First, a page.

I'm not really familiar with Shadowfell specifically, but here's some food for thought:
A good story is always built around good characters. Start by building interesting characters; I like to think of NPCs in terms of what sort of role they fit into, what their goals are, and what their resources are. When you start to flesh out characters, you can start to "think" as that character, and scheme - how can I get from point A, using my resource, to point B, in the mindset of this character?
A drow matriarch is a queen, the center of a web of power and intrigue. She seeks to oust her rivals - maybe one particular rival,
of interest. She might have drow warriors, wizards, and lesser nobles
under her influence; she might have various clandestine methods of
information-gathering. She might have a love interest, or someone
whose desires she plays with for her own gain. You might jot down a
list of names for important subordinates, such as a spymaster, or a
watch commander loyal to her.
A disgraced drow, banished from his house, might live in hiding or in
exile. He might be a master of subtletey, a lonely soul clinging to
the fringes, or a violent creature bent on avenging his loss of face.
A magical raven is more than just a bird that talks. Ravens are important mythological figures in many cultures. They may be wise; they may be tricksters, or pranksters; they may be carrion-eaters, and heralds of evil to come. Maybe this particular raven has a history, in Shadowfell, or a prank to play, or an old score to settle. Maybe the raven represents the hand of fate, being in just the right place, at the right time, to keep the hero out of trouble. Be careful of deus ex machina, though.
Who is this Dark One guy, anyway? What does he want out of life? Does he have a small army, or a secret cult following? Or is he a lone wolf, fixated on some personal, wicked end?
Plot emerges when the characters encounter obstacles, and have to find ways to overcome them. Players enjoy a D&D game because they get a sense of triumph from fighting a tough monster; you wouldn't spend every session just handing out imaginary treasure.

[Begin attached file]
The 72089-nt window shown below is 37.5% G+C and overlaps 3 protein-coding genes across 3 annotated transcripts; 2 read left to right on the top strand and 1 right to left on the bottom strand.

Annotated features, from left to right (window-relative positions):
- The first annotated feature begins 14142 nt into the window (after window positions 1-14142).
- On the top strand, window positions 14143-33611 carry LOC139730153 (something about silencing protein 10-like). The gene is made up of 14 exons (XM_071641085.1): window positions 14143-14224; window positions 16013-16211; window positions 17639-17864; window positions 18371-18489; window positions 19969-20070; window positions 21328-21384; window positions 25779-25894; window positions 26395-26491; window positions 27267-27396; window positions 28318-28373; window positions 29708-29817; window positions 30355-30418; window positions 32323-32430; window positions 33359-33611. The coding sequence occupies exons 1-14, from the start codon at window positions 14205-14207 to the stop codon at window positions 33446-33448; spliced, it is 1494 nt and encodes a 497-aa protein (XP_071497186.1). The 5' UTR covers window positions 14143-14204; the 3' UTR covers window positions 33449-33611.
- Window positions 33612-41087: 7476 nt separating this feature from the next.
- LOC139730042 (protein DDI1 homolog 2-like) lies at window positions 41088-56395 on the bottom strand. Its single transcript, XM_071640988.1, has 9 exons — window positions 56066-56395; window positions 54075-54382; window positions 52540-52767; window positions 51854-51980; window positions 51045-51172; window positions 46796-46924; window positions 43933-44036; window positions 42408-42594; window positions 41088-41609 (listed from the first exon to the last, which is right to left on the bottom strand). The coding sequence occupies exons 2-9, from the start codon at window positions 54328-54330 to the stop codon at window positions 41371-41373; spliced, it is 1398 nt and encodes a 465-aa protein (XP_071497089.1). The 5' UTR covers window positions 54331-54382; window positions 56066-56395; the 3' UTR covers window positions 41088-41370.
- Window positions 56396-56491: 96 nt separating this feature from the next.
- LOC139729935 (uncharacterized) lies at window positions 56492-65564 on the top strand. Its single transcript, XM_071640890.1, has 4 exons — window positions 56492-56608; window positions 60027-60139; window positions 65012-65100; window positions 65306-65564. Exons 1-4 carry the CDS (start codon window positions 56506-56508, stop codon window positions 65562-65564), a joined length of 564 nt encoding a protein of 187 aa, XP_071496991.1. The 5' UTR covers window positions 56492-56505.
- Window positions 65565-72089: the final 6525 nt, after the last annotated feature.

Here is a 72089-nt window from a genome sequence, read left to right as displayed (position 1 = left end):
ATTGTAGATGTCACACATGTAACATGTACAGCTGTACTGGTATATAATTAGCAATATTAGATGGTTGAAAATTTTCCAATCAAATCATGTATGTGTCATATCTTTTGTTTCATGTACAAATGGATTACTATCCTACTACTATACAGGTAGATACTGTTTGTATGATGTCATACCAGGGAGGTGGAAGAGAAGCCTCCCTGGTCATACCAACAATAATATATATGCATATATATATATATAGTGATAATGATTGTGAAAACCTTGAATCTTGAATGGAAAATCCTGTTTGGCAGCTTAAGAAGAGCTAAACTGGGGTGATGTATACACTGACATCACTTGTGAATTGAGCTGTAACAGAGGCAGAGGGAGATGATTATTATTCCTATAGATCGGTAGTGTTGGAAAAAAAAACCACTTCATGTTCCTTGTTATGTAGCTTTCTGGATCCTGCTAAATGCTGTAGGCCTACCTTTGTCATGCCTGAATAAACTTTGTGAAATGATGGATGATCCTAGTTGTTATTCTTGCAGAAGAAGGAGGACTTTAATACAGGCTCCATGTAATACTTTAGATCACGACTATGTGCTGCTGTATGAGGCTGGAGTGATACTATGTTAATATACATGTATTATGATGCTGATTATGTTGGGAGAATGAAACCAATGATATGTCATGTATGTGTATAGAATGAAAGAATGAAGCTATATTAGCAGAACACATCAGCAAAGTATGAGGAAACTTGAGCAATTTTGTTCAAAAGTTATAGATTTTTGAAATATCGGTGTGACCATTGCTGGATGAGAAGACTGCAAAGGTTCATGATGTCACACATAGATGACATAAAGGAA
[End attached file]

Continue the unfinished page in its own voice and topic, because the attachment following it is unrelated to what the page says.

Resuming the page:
Think about how to challenge the hero. What weaknesses of character must the hero overcome, to grow and become a better person? What battles, or what obstacles, will be difficult for him, both in terms of danger and in terms of personality.
Think about what challenges face your NPCs, too. A younger, more ambitious matriarch might try to oust her elder; a hunter might come looking for the outcast. Think about how the NPCs will respond to these challenges, in ways that show their nature as a character.
What about the Dark One? How does he fit in? Does he interfere with the plans of other characters? Maybe some of them will want to help him, and others will want him gone. Maybe a few won't have even heard of him.
Don't introduce every NPC, and spill their motives straight away, and let the plot unravel. Lay about clues that point indirectly towards the goal, when taken together.
Think about the information that the player needs to know:
Use bits and pieces of information to help the hero find his way:
A regular at the local tavern might've seen suspicious figures, or overheard some conversation.
Some of the matriarch's men might pick up the hero, and bring him in for questioning. Their questions could be elucidating, and he might have to escape, or be turned loose when they decide he doesn't know what they want to know.
The Dark One's magic could require ritual signs, or traces, that could be tracked. Perhaps certain unusual magical components or reagants are required for his nefarious scheme.
Think about the kind of environment you want to portray. Shadowfell sounds like a nexus of evil in the underdark (if I'm guessing correctly). There could be dark temples, seedy taverns, gothic mansions. High, impenetrable walls, patrolled by dark-armored guards, bearing the crests of noble houses and secret signs of political allegiances. Gardens of underground, bio-luminescent flora. Lots of possibilites. Try to decide on a few main locales that'll be important to the story, and let the rest emerge through play.